This is a commentary about the slow lane, about the slowing of time since I suffered a severe brain injury while skateboarding with my dog. This is a blog about recovery; about our '82 VW Westfalia. It's about writing, surfing, camping, married life, bleeding ulcers that make you feel old at 32; about family, friends, and my dog Artie; it's about cruising in fourth gear, getting passed by every car and learning to appreciate every second of it.
It was time. I grew sick of answering when I was going to shave the other side of my head. The joke that I was a trend setter had run its course. And now, no longer having the helmet to hide the wound on the right side of my head, my trend setting hairdo, fresh, puss-filled wound, and line of black sutures and silver staples was enough to make a person sick. I was ready to shave my head, an attempt to regain some sort of skull symmetry. Though, not surprising, what started out as a basic task turned into an hour full of anxiety and fright, full of nerves and uncontrollable stress.
I commissioned my mom to be my barber. It felt like the old days, when in an effort to save cash, my mom picked up the shears. Soon after sitting down in the kitchen, a towel wrapped around my neck, gauze placed over my wound, the flash backs began; childhood images when her haircuts were cause for name calling such as Dumbo, Dorkian, Elephant Ears. Or the time when she accidentally snipped my left earlobe and droplets of blood trickled down my neck onto my shoulder. I couldn't get the thoughts out of my head, that is until Aimee walked into the kitchen holding the clippers she uses to thin the cat's winter coats.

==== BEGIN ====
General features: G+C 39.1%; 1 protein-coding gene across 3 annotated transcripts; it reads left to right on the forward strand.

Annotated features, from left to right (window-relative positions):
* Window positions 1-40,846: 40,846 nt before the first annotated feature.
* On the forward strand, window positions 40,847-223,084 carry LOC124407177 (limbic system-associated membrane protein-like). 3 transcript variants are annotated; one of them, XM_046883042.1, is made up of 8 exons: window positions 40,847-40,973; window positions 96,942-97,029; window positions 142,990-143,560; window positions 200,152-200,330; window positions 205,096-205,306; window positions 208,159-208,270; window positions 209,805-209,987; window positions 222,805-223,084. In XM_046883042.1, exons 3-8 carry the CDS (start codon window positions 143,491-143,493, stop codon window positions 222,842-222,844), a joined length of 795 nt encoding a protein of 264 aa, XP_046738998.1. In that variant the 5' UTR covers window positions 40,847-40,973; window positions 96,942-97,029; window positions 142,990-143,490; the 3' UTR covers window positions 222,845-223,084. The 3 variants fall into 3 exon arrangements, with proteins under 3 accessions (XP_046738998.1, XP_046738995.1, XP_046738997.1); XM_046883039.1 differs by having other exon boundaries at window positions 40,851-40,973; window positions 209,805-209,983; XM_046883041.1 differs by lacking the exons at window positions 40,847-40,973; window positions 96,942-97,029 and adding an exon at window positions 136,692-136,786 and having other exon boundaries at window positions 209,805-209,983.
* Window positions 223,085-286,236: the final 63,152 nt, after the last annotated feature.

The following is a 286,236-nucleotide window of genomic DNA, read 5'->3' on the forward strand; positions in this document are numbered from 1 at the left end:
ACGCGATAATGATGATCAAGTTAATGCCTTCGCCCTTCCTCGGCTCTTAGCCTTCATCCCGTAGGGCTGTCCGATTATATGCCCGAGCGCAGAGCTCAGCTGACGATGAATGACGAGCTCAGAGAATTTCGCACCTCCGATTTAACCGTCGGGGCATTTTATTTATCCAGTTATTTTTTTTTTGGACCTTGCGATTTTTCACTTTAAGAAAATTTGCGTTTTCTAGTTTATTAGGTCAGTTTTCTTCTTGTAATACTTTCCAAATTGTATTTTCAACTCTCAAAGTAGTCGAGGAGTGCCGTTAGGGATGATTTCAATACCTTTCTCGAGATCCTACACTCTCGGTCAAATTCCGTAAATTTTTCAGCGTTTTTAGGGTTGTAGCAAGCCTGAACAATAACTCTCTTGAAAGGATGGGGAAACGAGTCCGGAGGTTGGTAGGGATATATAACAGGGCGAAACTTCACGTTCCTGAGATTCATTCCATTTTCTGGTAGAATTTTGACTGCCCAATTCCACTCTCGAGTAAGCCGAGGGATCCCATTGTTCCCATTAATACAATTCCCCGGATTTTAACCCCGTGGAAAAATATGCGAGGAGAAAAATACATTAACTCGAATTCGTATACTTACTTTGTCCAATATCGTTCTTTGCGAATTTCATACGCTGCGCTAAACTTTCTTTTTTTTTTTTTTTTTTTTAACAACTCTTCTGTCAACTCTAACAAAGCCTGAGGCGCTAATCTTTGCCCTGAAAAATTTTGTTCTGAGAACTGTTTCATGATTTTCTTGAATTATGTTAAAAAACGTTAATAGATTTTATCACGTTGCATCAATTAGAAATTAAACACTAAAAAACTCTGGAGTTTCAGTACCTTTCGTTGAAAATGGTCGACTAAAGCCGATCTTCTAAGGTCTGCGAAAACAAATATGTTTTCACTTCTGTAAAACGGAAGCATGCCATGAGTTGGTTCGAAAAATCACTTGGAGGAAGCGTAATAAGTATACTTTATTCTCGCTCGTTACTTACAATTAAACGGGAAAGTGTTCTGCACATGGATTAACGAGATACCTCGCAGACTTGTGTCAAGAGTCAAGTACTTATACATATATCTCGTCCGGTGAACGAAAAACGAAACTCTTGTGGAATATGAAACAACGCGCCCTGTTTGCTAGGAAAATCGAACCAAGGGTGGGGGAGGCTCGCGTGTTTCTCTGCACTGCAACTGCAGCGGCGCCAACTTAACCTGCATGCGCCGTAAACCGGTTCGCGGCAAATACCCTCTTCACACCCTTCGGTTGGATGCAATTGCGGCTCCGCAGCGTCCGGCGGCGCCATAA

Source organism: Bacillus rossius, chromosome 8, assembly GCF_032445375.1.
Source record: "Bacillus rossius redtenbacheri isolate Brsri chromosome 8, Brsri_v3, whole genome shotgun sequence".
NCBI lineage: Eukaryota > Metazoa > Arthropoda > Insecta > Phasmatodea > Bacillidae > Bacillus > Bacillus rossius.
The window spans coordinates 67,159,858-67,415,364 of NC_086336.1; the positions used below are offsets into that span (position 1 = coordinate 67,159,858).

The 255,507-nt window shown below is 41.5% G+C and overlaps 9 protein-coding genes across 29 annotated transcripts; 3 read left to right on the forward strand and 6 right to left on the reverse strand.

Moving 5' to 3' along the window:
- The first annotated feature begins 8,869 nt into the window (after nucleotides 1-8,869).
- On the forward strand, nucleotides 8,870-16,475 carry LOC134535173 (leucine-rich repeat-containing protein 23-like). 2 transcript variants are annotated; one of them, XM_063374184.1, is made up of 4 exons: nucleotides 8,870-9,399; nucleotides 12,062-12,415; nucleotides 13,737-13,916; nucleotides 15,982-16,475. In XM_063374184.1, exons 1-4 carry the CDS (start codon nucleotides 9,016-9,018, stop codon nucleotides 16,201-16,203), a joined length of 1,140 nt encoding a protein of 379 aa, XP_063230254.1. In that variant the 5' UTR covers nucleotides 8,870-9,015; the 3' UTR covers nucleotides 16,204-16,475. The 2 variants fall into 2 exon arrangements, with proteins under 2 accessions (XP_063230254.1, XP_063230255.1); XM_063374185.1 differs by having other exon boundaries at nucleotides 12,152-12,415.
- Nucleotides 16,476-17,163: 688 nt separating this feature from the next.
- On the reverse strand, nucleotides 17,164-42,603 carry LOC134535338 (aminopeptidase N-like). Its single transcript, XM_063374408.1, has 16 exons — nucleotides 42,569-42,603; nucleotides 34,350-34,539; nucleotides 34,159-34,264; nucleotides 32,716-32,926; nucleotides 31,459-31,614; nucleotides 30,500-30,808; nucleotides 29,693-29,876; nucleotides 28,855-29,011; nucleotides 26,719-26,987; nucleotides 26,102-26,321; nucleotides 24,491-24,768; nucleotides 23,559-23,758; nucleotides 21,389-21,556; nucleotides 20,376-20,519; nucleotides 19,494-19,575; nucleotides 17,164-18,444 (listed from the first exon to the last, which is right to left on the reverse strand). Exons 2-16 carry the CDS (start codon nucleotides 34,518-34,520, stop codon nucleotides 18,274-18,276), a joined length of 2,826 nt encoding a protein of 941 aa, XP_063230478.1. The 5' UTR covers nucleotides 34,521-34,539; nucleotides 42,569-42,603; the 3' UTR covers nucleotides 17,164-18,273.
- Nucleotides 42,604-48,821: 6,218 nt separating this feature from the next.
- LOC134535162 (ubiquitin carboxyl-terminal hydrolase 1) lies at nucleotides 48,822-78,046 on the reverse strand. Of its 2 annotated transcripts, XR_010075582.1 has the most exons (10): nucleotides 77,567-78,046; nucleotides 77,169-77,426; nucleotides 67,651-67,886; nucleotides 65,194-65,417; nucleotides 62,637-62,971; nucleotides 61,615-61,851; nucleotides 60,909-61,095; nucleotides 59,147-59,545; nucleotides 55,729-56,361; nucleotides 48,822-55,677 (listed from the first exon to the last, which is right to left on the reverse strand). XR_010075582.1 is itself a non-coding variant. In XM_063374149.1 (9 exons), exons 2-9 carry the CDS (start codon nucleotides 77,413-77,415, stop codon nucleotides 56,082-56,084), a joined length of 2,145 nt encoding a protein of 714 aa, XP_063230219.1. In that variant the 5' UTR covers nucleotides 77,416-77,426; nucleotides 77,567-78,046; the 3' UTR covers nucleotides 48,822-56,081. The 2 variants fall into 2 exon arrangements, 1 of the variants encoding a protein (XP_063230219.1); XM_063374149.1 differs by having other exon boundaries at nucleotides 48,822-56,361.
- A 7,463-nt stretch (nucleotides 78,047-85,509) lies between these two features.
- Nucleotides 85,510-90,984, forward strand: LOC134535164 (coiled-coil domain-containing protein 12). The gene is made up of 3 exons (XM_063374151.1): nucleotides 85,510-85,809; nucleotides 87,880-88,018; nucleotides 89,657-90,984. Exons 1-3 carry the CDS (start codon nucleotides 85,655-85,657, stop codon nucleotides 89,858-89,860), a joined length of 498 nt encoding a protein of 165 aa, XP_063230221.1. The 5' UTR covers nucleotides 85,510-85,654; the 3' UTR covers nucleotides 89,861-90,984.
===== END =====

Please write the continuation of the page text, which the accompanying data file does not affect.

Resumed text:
"Wait, you said pet dander isn't good for the wound. Are you sure we should use those?" I asked. Worry began to set in. Sweat formed on my brow, in my palms, and across my chest and back.
"Yeah, it's fine I cleaned them with alcohol."
My attention shifted back to my mom who studied my head, shuffling from the front of my head to the back of my head while holding small purple scissors.
Her initial cut pulled my hair, I let out a wail. I felt helpless and weak. I convinced myself the tip of the scissors would find my wound and rip through the sutures. I couldn't control the fear and anxiety.
She finished the trim, I felt bad for worrying. I felt guilty for not trusting her.
"Aimee, you shave it. I've never used one of those before."
It was then that Aimee turned the clippers on. They were loud. My anxiety increased, sweat accumulated.
Before she started, I heard my brother on the phone in the background. He was talking to my dad. He joked about purchasing a toupee for me, he laughed out loud and if you know my brother you know how loud that can be.
Anxiety turned to rage.
"Bad jokes and bad timing. I've heard everything you've said and it's lame," I said.
During my brief diatribe, came brief moments of clarity. I knew it wasn't a big deal, I realized I overreacted but I couldn't get those fleeting thoughts to stick. My brother apologized and left the room. Feelings of rage turned to guilt.
Aimee turned on the clippers. I accused her of getting too close to my staples. Guilt turned back to worry. My worry caused her to cut the cut short. I got up, sad and somber, and walked to the bathroom for a shower.
As the water streamed down my neck, I paid the injury some long overdue respect. Often, I forget how serious this injury is, it must be if a simple haircut turns into an emergency operation, an unsanctioned medical experiment, and I transform into a scared, worried little child.